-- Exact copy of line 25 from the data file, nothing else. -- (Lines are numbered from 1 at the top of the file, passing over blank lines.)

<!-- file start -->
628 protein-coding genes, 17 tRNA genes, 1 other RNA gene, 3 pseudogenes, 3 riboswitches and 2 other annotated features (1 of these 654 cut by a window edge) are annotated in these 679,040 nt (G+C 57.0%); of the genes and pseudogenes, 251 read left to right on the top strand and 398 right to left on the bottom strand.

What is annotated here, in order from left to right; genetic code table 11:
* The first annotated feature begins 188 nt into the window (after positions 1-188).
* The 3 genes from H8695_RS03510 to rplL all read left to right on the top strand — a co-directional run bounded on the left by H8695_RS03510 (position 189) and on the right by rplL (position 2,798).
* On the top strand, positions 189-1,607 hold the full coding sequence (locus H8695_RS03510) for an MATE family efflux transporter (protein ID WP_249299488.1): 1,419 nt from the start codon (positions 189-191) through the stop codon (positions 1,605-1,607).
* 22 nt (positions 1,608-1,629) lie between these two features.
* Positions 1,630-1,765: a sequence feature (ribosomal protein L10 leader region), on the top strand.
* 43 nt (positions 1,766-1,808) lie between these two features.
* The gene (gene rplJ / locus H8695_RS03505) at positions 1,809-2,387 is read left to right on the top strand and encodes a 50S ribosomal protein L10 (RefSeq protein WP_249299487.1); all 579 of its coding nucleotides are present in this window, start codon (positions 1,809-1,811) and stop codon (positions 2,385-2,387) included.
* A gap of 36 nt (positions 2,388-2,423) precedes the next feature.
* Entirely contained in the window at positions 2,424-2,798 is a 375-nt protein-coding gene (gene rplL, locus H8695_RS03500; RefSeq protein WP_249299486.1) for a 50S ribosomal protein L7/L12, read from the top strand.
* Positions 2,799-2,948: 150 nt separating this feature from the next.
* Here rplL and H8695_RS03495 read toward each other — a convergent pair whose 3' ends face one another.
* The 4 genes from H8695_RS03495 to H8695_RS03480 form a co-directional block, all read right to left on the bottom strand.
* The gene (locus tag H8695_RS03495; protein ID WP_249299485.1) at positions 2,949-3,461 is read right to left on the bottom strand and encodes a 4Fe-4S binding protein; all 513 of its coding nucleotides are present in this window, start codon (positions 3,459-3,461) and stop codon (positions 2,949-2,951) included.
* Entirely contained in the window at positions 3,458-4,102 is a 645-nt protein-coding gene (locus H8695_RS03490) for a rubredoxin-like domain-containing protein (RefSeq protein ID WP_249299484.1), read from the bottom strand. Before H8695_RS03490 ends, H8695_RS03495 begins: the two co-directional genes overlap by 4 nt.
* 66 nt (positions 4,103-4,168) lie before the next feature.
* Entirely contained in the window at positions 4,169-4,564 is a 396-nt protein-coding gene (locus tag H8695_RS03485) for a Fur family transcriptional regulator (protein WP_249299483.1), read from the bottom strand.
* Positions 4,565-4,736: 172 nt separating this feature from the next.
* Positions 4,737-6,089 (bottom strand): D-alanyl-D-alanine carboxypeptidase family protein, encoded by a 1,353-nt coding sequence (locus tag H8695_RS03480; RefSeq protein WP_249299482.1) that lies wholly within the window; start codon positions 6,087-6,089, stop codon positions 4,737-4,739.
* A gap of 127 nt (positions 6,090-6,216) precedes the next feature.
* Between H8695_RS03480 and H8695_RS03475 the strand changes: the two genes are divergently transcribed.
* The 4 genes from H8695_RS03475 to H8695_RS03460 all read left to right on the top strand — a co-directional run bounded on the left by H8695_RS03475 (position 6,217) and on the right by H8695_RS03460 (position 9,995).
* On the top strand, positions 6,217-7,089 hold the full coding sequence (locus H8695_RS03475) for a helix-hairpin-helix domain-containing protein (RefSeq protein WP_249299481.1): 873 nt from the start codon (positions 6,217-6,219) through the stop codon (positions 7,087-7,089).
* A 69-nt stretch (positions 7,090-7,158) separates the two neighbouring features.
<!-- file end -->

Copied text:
* A 69-nt stretch (positions 7,090-7,158) separates the two neighbouring features.